Online scams and physical crimes are known to intersect. In an incident last May, we uncovered a modus operandi and the tools they can use to break open iCloud accounts to unlock stolen iPhones. Further research into their crossover revealed how deep it runs. There’s actually a sizeable global market for stolen mobile phones—and by extension, iCloud fraud. From Irelandand the U.K. to India, Argentina, and the U.S., the demand for unlocking services for stolen phones is staggering: last year, stolen iPhones were sold in Eastern European countries for as much as US$2,100. In the U.S. 23,000 iPhones from the Miami International Airport, valued at $6.7 million, were stolen last year.
The fraudsters’ attack chain is relatively straightforward. They spoof an email or SMS from Apple notifying victims that their device has been found. The eager victim, wanting their phone back, clicks on the link that will compromise their iCloud credentials, which is then reused to unlock the stolen device. The thieves will then subcontract third-party iCloud phishing services to unlock the devices. These Apple iCloud phishers run their business using a set of cybercriminal tools that include MagicApp, Applekit, and Find My iPhone (FMI.php) framework to automate iCloud unlocks in order to resell the device in underground and gray markets.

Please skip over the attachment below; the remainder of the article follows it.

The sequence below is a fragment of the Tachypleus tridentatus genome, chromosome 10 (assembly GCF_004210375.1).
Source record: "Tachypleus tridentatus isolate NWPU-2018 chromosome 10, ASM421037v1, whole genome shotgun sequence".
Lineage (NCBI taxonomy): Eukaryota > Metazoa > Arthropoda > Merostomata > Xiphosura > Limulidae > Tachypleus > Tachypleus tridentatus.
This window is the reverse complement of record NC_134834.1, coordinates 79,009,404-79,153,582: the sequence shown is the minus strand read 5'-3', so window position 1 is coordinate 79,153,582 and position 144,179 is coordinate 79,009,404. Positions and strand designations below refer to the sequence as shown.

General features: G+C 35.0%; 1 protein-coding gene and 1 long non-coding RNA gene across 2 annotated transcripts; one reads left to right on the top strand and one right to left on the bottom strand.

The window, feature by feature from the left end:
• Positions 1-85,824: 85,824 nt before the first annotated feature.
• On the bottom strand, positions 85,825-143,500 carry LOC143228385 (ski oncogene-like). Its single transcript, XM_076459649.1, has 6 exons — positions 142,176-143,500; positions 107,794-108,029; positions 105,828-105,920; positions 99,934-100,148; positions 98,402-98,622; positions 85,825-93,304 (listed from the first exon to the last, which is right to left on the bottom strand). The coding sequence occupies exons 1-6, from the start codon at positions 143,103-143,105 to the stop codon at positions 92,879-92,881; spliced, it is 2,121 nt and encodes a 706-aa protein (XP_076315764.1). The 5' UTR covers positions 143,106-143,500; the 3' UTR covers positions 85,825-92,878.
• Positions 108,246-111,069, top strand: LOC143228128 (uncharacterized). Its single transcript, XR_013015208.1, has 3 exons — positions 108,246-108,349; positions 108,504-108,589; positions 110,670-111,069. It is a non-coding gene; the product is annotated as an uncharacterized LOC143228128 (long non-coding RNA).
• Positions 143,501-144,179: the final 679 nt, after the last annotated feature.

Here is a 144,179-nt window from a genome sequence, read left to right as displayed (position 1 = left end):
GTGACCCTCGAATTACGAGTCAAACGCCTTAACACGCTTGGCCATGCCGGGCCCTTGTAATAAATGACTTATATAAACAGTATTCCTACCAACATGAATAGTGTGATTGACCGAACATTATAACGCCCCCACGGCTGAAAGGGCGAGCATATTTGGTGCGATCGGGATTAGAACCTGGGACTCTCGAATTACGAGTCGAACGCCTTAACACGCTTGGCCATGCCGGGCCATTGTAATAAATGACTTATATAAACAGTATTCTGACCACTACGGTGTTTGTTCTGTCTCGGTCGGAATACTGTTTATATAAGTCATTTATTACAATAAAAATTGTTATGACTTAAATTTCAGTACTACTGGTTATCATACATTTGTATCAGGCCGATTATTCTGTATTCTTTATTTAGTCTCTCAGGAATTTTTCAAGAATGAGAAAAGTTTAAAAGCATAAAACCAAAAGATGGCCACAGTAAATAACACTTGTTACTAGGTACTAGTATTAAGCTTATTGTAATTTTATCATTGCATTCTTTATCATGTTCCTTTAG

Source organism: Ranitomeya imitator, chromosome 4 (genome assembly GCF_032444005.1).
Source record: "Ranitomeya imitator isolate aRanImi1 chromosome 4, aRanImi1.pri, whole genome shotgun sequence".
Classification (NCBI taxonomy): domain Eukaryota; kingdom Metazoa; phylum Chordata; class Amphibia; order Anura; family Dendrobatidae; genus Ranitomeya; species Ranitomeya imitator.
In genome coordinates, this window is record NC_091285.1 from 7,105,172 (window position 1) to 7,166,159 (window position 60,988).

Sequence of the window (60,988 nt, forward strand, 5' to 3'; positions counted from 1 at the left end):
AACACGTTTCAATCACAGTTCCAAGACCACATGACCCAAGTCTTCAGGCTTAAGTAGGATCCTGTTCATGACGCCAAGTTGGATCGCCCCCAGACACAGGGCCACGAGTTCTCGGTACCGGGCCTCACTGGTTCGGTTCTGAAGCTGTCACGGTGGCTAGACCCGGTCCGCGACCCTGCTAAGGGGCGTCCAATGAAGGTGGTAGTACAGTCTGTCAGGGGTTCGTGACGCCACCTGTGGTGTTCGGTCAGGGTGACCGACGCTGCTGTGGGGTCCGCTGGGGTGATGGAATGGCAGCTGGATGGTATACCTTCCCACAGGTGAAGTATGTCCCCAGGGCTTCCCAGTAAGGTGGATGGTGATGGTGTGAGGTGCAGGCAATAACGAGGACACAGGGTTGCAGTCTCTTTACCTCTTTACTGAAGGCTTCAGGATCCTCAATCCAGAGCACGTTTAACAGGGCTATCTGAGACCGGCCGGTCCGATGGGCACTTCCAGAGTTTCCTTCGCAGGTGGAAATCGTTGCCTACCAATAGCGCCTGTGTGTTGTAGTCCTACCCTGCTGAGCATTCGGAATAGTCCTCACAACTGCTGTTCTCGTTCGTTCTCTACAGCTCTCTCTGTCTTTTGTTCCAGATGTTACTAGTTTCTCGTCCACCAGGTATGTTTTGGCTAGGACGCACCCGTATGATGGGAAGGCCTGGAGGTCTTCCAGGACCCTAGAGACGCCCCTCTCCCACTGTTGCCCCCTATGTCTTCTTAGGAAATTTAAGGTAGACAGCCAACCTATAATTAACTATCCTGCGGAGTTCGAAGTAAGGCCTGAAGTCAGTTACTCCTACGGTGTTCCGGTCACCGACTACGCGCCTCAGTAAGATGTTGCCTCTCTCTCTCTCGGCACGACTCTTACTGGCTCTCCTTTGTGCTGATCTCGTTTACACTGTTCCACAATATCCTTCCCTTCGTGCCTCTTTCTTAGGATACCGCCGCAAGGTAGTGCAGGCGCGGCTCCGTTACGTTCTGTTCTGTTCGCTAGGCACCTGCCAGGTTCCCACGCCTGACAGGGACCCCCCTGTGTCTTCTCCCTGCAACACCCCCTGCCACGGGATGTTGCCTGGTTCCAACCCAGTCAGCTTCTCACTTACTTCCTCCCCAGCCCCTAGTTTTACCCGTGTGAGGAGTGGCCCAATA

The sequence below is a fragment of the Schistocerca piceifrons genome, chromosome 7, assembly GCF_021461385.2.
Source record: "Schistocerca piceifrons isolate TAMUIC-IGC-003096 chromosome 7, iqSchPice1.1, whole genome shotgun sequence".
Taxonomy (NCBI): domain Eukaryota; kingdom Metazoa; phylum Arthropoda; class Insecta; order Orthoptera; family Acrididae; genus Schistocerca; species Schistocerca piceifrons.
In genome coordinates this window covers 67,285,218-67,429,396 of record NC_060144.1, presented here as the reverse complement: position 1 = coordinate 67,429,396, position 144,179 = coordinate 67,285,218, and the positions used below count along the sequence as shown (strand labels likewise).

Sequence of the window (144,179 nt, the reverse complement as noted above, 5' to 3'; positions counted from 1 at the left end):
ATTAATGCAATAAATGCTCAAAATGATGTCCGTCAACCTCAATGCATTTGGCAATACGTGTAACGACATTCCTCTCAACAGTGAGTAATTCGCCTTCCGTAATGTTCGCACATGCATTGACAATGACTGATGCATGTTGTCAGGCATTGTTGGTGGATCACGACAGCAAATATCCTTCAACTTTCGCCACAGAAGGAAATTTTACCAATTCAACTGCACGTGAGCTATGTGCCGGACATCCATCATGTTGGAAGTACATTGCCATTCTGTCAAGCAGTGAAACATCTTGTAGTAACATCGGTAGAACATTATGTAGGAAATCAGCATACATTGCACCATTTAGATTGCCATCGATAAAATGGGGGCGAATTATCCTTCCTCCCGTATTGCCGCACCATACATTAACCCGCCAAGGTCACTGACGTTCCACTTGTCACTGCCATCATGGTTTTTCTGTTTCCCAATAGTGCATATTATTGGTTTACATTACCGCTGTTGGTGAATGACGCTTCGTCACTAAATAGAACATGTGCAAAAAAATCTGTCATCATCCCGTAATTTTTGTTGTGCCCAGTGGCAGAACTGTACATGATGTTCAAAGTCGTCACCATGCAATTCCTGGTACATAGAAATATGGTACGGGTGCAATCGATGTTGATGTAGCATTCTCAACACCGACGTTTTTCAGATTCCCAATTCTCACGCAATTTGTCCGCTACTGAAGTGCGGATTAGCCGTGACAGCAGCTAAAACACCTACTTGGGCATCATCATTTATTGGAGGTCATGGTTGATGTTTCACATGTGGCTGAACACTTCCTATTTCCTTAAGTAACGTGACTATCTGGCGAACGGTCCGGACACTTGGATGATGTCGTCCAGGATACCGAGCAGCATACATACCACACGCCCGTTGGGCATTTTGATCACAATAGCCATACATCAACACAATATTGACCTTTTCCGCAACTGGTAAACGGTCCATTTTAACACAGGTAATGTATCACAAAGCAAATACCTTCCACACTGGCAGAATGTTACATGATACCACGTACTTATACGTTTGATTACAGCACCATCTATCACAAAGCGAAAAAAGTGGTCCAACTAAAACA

Source: Trend Micro